Well, the wedding day came and the FIL was dressed in a button-down collar shirt and khaki pants while the MIL, her sister, and her niece show up in jeans and black Queen t-shirts. My MIL was a completely different person and acted like she barely even knew me. We had gotten really close during the six-year period before the wedding, so it was a surprise to me that she was acting this way towards me and her son on our wedding day. I have been told that my MIL and her sister were singing Queen’s Bohemian Rhapsody during our wedding and talking bad about me in front of my family. My husband and I did not talk to them after the wedding. My BIL went to their house to talk and they didn’t even open the door to him. He ended up texting them, while still sitting in his car in their driveway, basically telling them how disappointed he was in their behavior at the wedding especially since, a week before the wedding, they were singing my praises.
My husband has recently reached out to his parents, and he’s only gotten vague responses back from both parents. We have not seen them since the wedding. My dilemma is I really want to be honest with them and tell them they are in the wrong and should apologize before we can truly become a family again. I could go into a lot more detail from the past six years to the present, but it would take too long. I just wonder if there is anything I should or shouldn’t do? — Queen For a Day
Look, you don’t have to be “honest” and your in-laws don’t have to “apologize” in order for you all to be family again. They are your husband’s parents, so, like it or not, you are family already. Done, period. Now, if you want to have a good relationship, then of course a conversation is in order. But I promise you that being “honest” with them about how “wrong” they were, how right you were, and how they need to apologize is going to go over like a lead balloon. You say that you and your MIL were very close and that her behavior at your wedding was very out-of-character and came as a total surprise to you. So, regardless of the details of the past six years that you didn’t share here, it’s safe to say that something happened just before the wedding to make your in-laws behave the way they did.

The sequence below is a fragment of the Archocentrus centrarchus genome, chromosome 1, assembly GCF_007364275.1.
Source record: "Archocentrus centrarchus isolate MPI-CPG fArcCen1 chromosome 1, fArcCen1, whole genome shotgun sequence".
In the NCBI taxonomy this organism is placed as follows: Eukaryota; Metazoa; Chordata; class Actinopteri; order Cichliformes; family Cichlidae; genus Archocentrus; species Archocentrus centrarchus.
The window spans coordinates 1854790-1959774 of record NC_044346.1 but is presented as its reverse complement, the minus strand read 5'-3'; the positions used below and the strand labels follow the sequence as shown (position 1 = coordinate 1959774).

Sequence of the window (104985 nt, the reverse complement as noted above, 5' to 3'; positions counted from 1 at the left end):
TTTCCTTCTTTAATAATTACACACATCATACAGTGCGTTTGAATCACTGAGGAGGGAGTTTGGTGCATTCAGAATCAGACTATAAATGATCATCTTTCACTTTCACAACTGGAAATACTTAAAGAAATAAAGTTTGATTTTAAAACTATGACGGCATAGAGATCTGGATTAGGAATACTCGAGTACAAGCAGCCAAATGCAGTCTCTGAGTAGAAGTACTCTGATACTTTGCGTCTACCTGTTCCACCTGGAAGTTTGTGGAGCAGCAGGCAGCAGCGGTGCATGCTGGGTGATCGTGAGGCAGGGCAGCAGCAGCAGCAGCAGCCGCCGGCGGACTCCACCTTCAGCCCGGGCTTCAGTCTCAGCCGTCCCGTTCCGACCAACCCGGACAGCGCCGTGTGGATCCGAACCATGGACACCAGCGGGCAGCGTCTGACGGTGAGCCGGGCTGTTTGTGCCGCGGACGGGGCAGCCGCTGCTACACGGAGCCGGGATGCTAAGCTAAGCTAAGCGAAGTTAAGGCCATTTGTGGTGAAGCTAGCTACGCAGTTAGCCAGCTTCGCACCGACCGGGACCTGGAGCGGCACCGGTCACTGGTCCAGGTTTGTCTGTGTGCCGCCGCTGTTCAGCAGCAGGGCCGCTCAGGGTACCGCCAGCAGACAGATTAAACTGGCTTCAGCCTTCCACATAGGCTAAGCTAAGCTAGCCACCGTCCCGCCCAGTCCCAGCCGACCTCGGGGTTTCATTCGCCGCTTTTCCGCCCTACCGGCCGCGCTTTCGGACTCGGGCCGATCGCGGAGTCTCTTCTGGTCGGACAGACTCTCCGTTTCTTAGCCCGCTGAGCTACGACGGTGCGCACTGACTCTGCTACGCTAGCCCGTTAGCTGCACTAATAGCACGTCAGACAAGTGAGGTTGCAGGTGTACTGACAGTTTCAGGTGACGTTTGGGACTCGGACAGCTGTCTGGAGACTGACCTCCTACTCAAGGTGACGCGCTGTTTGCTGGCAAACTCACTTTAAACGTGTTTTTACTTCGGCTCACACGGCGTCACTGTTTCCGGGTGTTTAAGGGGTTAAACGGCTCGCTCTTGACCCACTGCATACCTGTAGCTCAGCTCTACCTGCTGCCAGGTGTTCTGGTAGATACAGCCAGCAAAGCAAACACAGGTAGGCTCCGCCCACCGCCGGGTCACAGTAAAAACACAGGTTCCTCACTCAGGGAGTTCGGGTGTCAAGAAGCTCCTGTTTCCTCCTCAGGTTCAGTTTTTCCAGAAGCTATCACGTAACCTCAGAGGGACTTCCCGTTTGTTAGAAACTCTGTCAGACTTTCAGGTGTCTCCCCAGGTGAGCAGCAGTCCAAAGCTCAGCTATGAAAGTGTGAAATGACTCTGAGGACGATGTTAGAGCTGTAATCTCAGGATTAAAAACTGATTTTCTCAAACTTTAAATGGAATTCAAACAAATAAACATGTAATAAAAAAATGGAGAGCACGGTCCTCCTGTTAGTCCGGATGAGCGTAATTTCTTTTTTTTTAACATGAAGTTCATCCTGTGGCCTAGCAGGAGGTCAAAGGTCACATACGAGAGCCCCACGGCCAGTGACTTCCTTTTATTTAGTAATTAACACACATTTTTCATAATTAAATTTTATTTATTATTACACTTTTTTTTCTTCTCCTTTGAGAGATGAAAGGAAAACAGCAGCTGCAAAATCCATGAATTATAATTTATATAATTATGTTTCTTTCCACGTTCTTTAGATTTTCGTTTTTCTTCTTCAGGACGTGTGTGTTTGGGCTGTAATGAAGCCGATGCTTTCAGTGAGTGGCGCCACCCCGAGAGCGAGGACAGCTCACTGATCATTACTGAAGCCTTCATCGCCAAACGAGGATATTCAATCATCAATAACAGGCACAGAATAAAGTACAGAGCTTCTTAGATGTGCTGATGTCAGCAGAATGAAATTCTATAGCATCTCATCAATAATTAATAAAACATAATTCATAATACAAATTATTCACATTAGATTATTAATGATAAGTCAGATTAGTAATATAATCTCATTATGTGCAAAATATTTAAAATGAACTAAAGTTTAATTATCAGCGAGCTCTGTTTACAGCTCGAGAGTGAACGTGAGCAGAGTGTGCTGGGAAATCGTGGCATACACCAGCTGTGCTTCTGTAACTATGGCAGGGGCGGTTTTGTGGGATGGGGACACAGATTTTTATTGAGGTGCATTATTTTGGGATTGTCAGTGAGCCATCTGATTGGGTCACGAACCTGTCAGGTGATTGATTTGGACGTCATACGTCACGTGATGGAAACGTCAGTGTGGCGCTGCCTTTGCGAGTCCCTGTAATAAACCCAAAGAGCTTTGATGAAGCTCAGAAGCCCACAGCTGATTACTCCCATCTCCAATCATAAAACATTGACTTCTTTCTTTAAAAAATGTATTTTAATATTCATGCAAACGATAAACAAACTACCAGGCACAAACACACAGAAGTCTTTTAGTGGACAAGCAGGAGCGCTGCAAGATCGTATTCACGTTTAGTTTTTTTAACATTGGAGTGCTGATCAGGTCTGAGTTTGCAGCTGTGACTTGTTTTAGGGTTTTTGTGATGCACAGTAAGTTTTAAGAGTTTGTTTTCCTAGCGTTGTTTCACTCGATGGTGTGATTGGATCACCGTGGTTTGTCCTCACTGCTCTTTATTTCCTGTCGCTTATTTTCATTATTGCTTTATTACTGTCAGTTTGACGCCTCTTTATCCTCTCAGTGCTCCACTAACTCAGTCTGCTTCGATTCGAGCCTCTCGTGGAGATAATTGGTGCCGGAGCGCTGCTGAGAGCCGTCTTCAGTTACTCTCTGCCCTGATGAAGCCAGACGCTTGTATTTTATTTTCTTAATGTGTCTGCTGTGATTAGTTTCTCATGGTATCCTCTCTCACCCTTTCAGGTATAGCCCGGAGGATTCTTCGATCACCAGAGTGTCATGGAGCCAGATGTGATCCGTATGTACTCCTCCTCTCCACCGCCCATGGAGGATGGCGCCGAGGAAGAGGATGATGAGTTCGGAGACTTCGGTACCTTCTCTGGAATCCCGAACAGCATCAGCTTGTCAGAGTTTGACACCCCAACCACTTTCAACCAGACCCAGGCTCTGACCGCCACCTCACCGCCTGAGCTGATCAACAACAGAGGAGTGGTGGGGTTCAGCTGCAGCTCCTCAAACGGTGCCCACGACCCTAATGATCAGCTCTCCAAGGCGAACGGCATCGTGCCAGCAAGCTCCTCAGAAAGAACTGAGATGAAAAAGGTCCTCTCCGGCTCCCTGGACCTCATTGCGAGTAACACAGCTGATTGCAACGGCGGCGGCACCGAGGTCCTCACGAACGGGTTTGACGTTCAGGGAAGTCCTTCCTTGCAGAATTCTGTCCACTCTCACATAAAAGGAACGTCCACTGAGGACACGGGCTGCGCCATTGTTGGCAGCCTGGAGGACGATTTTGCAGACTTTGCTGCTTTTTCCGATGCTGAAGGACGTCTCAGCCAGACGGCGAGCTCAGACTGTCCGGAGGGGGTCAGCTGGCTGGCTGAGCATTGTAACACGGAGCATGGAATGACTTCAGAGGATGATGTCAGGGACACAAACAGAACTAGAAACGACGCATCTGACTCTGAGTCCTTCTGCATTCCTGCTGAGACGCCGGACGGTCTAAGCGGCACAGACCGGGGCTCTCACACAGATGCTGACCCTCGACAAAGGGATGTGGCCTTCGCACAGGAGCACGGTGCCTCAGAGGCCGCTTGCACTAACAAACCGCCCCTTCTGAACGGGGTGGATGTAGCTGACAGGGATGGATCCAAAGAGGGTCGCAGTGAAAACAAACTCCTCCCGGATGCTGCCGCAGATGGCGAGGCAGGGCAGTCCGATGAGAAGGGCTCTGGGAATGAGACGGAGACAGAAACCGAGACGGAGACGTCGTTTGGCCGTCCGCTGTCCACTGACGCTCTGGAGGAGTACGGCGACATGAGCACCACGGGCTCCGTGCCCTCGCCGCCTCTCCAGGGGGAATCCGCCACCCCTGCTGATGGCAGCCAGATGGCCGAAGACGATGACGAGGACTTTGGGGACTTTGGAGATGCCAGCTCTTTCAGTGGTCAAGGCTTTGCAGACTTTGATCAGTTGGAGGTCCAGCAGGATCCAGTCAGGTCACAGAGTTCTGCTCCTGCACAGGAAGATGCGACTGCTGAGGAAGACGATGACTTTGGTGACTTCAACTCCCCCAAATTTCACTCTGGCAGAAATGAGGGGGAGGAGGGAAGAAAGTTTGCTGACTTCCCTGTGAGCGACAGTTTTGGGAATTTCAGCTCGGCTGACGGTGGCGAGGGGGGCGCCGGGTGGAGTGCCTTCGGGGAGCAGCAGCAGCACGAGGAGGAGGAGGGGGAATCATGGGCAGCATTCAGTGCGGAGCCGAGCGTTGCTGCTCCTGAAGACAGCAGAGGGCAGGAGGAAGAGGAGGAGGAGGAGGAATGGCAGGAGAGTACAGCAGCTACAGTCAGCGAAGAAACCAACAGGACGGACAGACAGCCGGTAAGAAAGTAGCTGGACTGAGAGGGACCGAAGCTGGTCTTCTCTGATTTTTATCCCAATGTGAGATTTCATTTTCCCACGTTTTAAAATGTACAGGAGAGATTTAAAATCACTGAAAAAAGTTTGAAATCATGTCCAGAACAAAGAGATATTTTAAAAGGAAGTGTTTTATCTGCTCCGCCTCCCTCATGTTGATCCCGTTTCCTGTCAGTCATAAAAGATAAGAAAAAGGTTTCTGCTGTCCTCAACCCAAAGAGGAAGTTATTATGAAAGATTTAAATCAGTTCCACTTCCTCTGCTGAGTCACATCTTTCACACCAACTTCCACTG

What do you think that something might be? Hmm… Do you think maybe they might have felt offended and had their feelings hurt that they offered to host an intimate, family-only wedding at their small home, you accepted their offer, and then, within a day, you were suddenly having a much larger wedding at your parents’ marina? Do you think they might have felt like their humble home wasn’t good enough for you? Can you see how that might have shamed them, embarrassed them, disappointed them? You weren’t even going to have a wedding at all until they encouraged you to do so, and then their contribution was suddenly brushed aside for something bigger and better. They probably felt pretty disregarded.
And yet! And yet, your letter here indicates that all that matters is YOUR feelings. You didn’t even talk to them at your wedding and THEY are the ones who were out of line. How do you not go talk to your husband’s parents at your wedding — at the wedding they offered to host only days before? This blatant lack of regard for them says so much more about you and your husband than what your in-laws’ t-shirts said about them. At the very least, it seems you are equally responsible for how things went down on your wedding day. Yes, they were acting petty and juvenile and should have taken the high road and shown respect for you and their son at your wedding, but you should have been more loving with them, been more appreciative of their gesture to host your wedding (that you weren’t even going to have until they encouraged it), and done something to involve them in the wedding celebrations in a way they obviously wanted to be included in.
It would go a long way to acknowledge where you could have been more gracious and to apologize for hurting your in-laws’ feelings. It might not get you an immediate apology from them or a full and immediate reconciliation, but it would be the start in smoothing the ruffled feathers and repairing the damaged relationship. These are your husband’s parents. You had a good relationship with them for six years. It would be ridiculous to cut them out of your lives because they wore t-shirts to your wedding.
Taking the high road isn’t always easy, or quickly gratifying, but often — and this is certainly one of those times — the discomfort of taking it is far out-shadowed by the risks of not taking it. In this case, I fear that if you and your husband remain stubborn and let this rift continue to grow, the relationship between all of you may become irreparably damaged. It would be such a shame to let that happen. You would miss out on so much. If you can’t do it for your own sake, or for the sake of any future children, do it for your husband: apologize to your in-laws and re-open the space you have for them in your heart. I mean really, what do you have to lose if you do that? Much, much less than if you don’t…
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If you have a relationship/dating question I can help answer, you can send me your letters at wendy(AT)dearwendy.com.